“In its scientific and medical evaluation,” the court held, “DHHS concluded that marijuana lacks a currently accepted medical use in the United States. In reaching this conclusion, DHHS applied the DEA’s established five-prong test, which requires a known and reproducible drug chemistry, adequate safety studies, adequate and well-controlled studies demonstrating efficacy, acceptance of the drug by qualified experts, and widely available scientific evidence.”
“We will not disturb the decision of an agency that has ‘examine[d] the relevant data and articulate[d] a satisfactory explanation for its action including a rational connection between the facts found and the choice made.’”
In this case, we need only look at one factor, the existence of “adequate and well-controlled studies proving efficacy,” to resolve Petitioners’ claim.
At bottom, the parties’ dispute in this case turns on the agency’s interpretation of its own regulations. Petitioners construe “adequate and well-controlled studies” to mean peer-reviewed, published studies suggesting marijuana’s medical efficacy. The DEA, in contrast, interprets that factor to require something more scientifically rigorous.
In making this assessment, we must “remind ourselves that our role in the Congressional scheme is not to give an independent judgment of our own, but rather to determine whether the expert agency entrusted with regulatory responsibility has taken an irrational or arbitrary view of the evidence assembled before it.
The DEA’s construction of its regulation is eminently reasonable. Therefore, we are obliged to defer to the agency’s interpretation of “adequate and well-controlled studies.” Judged against the DEA’s standard, we find nothing in the record that could move us to conclude that the agency failed to prove by substantial evidence that such studies confirming marijuana’s medical efficacy do not exist.”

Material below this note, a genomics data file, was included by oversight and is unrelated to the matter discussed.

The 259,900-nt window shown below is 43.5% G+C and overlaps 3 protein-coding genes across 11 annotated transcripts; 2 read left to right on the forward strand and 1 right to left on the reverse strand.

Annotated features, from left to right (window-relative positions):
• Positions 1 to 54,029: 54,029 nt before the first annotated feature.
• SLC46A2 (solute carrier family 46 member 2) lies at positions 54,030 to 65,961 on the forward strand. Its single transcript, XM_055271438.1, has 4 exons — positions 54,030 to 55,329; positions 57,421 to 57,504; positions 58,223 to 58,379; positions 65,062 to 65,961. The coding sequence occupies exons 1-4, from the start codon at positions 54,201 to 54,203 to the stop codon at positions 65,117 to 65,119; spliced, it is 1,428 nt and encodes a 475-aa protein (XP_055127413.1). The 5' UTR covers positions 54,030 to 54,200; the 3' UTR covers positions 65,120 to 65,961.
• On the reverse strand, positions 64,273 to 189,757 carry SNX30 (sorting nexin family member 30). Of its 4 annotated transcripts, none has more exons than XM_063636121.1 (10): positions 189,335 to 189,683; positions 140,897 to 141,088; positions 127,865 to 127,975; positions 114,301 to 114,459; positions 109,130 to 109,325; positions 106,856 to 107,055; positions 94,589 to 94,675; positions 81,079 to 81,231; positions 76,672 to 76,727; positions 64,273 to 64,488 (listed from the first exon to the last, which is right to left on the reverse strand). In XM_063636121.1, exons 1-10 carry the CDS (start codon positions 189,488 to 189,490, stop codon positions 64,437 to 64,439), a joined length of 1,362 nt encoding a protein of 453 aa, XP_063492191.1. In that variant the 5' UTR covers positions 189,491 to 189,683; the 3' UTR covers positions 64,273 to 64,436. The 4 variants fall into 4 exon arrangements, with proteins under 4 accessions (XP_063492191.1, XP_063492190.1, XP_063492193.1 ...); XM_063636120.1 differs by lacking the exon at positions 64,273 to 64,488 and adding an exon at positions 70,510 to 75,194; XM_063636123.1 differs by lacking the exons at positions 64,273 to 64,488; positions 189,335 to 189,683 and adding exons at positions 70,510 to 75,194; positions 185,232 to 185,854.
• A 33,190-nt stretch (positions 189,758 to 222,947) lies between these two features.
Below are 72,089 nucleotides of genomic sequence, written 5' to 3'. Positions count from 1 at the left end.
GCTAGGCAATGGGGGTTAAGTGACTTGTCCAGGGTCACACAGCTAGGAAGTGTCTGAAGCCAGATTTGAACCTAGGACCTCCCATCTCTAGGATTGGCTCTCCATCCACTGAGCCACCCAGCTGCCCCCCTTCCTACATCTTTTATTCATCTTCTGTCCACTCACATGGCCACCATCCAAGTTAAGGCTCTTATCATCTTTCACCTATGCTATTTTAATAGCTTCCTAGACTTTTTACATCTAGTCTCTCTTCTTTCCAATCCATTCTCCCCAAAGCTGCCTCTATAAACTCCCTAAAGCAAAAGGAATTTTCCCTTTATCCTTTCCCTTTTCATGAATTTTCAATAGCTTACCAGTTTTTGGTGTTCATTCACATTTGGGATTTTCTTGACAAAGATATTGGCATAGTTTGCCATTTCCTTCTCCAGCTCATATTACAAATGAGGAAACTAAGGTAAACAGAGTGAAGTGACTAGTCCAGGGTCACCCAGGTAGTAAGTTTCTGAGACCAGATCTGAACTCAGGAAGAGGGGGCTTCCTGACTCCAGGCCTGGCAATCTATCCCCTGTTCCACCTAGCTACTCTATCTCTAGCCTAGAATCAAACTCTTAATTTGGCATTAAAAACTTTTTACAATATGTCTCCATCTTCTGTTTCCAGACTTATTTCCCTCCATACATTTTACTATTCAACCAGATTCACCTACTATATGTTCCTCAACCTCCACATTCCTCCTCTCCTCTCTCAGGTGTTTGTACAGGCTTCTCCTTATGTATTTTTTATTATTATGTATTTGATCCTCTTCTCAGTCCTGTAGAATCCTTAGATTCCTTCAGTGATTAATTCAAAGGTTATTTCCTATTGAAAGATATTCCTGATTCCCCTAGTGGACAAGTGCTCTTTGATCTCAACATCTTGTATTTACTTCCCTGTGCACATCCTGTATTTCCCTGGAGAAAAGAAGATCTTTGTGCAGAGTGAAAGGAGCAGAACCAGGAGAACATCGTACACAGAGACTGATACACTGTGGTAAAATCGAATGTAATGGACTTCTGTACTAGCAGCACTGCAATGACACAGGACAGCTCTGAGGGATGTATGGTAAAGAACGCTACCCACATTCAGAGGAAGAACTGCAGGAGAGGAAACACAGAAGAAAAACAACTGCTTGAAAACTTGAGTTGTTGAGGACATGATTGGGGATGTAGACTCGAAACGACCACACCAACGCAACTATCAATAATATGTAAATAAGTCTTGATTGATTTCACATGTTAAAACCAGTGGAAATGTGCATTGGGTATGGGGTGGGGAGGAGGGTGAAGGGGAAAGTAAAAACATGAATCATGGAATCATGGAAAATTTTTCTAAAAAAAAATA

Petitioners are considering their legal options at this time.
The U.S. Court of Appeals for the D.C. Circuit will hear opening arguments next week in a lawsuit challenging the federal government’s refusal to consider reclassifying cannabis as a schedule I prohibited substance under federal law.
At issue in the case is whether the Drug Enforcement Administration (DEA) acted appropriately when the agency last year denied an administrative petition – initially filed by a coalition of public interest organizations, including NORML, in 2002 – that called on the agency to initiate hearings to reassess the present classification of cannabis.
Under federal law, schedule I substances must possess three specific criteria: “a high potential for abuse;” “no currently accepted medical use in treatment;” and “a lack of accepted safety for the use of the drug … under medical supervision.” In its 2011 denial of petitioners’ rescheduling request, DEA Administrator Michele Leonhart alleged that cannabis possesses all three criteria, claiming: “[T]here are no adequate and well-controlled studies proving (marijuana’s) efficacy; the drug is not accepted by qualified experts. … At this time, the known risks of marijuana use have not been shown to be outweighed by specific benefits in well-controlled clinical trials that scientifically evaluate safety and efficacy.”
By contrast, a recent scientific review of clinical trials evaluating the safety and efficacy of cannabis concluded, “Based on evidence currently available the Schedule I classification is not tenable; it is not accurate that cannabis has no medical value, or that information on safety is lacking.”